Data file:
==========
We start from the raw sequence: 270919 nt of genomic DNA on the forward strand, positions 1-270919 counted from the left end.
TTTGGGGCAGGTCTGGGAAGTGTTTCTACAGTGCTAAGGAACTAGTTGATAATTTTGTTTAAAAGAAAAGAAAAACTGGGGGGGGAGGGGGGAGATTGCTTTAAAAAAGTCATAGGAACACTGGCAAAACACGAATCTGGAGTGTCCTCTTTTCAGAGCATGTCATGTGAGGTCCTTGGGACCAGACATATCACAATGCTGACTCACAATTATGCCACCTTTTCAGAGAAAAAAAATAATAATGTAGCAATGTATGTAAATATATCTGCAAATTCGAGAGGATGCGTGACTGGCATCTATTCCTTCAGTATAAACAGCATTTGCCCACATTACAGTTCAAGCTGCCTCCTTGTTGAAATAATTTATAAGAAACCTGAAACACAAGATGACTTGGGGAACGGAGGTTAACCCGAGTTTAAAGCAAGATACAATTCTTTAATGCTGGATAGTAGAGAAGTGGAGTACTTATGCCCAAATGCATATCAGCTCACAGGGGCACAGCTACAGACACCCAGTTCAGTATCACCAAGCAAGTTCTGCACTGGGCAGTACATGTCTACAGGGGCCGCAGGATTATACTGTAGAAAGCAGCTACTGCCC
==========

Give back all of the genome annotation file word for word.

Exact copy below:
We start from the raw sequence: 270919 nt of genomic DNA on the forward strand, positions 1-270919 counted from the left end.
TTTGGGGCAGGTCTGGGAAGTGTTTCTACAGTGCTAAGGAACTAGTTGATAATTTTGTTTAAAAGAAAAGAAAAACTGGGGGGGGAGGGGGGAGATTGCTTTAAAAAAGTCATAGGAACACTGGCAAAACACGAATCTGGAGTGTCCTCTTTTCAGAGCATGTCATGTGAGGTCCTTGGGACCAGACATATCACAATGCTGACTCACAATTATGCCACCTTTTCAGAGAAAAAAAATAATAATGTAGCAATGTATGTAAATATATCTGCAAATTCGAGAGGATGCGTGACTGGCATCTATTCCTTCAGTATAAACAGCATTTGCCCACATTACAGTTCAAGCTGCCTCCTTGTTGAAATAATTTATAAGAAACCTGAAACACAAGATGACTTGGGGAACGGAGGTTAACCCGAGTTTAAAGCAAGATACAATTCTTTAATGCTGGATAGTAGAGAAGTGGAGTACTTATGCCCAAATGCATATCAGCTCACAGGGGCACAGCTACAGACACCCAGTTCAGTATCACCAAGCAAGTTCTGCACTGGGCAGTACATGTCTACAGGGGCCGCAGGATTATACTGTAGAAAGCAGCTACTGCCC